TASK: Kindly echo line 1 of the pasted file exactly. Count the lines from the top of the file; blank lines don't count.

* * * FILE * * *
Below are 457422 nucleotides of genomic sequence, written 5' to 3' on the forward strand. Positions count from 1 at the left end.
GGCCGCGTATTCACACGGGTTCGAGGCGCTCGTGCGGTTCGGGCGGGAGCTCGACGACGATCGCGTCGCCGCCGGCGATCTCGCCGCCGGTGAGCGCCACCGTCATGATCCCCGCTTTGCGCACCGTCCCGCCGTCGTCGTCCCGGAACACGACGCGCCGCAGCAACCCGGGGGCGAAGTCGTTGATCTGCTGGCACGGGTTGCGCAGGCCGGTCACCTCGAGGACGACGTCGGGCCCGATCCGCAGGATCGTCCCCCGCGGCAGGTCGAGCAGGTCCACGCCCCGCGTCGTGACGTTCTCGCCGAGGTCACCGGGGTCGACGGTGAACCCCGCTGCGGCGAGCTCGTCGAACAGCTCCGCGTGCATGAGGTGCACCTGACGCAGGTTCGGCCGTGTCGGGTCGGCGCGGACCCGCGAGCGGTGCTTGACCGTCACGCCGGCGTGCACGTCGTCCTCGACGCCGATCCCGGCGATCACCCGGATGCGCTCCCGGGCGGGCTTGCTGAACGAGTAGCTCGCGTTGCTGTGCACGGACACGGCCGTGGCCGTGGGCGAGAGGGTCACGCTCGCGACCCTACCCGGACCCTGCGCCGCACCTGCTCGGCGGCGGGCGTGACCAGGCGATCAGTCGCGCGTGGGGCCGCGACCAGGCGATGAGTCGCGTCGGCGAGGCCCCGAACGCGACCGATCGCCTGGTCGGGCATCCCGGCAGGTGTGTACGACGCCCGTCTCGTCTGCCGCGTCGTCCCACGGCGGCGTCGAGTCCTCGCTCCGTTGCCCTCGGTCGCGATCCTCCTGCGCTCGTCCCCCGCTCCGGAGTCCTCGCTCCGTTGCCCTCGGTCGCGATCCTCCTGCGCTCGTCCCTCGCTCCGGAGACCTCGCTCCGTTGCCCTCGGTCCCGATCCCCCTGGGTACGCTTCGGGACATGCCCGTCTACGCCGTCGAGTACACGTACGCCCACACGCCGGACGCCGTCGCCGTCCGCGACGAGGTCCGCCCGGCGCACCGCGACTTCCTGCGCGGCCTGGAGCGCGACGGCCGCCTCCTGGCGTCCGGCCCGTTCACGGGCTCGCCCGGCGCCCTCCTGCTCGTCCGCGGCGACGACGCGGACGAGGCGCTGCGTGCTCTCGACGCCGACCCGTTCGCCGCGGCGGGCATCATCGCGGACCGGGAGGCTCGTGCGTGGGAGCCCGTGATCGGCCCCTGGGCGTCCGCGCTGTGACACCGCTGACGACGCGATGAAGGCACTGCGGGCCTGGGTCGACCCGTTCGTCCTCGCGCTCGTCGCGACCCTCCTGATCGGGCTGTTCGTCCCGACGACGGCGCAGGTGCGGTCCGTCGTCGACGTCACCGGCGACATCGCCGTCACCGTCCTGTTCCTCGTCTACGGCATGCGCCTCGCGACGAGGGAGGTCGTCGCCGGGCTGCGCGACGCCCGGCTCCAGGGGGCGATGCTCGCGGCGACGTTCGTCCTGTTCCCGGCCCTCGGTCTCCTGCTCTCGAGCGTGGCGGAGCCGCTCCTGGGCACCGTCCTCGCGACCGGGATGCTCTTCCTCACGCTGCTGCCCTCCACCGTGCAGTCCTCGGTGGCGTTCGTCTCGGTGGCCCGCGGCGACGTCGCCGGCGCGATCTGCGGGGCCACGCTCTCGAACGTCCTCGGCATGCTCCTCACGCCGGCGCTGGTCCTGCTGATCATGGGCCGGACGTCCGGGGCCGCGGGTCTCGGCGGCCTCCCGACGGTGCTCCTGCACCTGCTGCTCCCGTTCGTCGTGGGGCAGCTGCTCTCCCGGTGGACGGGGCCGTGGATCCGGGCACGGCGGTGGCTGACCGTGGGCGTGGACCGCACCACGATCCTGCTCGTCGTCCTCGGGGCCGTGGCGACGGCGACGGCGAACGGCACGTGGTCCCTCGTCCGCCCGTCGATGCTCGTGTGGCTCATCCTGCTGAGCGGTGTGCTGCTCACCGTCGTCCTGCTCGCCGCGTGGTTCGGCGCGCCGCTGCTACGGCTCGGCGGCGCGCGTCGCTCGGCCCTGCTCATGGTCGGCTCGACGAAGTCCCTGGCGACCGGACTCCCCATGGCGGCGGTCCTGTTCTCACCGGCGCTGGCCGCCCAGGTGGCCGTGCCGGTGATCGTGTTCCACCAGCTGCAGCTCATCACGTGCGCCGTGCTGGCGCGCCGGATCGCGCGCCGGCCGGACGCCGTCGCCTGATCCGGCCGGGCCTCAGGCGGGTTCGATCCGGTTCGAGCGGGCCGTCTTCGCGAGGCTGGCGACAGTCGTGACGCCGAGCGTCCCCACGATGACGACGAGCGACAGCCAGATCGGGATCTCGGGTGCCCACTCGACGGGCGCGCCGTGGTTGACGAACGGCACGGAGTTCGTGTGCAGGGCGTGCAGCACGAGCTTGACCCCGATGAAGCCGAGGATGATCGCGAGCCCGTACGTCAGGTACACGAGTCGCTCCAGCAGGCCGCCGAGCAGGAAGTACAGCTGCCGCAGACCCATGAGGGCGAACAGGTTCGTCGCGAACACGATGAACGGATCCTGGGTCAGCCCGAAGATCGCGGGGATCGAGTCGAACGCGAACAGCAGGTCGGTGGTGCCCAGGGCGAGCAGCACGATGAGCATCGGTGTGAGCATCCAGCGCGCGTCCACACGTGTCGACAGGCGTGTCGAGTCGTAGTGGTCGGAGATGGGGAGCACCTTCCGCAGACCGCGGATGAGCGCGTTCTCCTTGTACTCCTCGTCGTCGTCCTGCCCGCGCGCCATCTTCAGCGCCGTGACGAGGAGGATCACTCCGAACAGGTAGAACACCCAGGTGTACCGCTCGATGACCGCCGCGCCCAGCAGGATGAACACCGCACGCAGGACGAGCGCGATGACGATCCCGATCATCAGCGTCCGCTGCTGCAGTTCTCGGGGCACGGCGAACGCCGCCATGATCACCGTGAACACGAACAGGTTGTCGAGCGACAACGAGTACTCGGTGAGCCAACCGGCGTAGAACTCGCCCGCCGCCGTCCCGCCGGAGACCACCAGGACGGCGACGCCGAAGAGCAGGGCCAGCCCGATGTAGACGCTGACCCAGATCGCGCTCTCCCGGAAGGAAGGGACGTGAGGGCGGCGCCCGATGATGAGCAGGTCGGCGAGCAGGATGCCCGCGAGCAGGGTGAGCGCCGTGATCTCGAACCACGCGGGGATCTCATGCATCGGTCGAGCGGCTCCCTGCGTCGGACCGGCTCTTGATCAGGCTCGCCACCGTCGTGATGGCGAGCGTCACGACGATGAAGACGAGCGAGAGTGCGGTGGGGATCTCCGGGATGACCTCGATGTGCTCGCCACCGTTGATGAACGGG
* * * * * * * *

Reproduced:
Below are 457422 nucleotides of genomic sequence, written 5' to 3' on the forward strand. Positions count from 1 at the left end.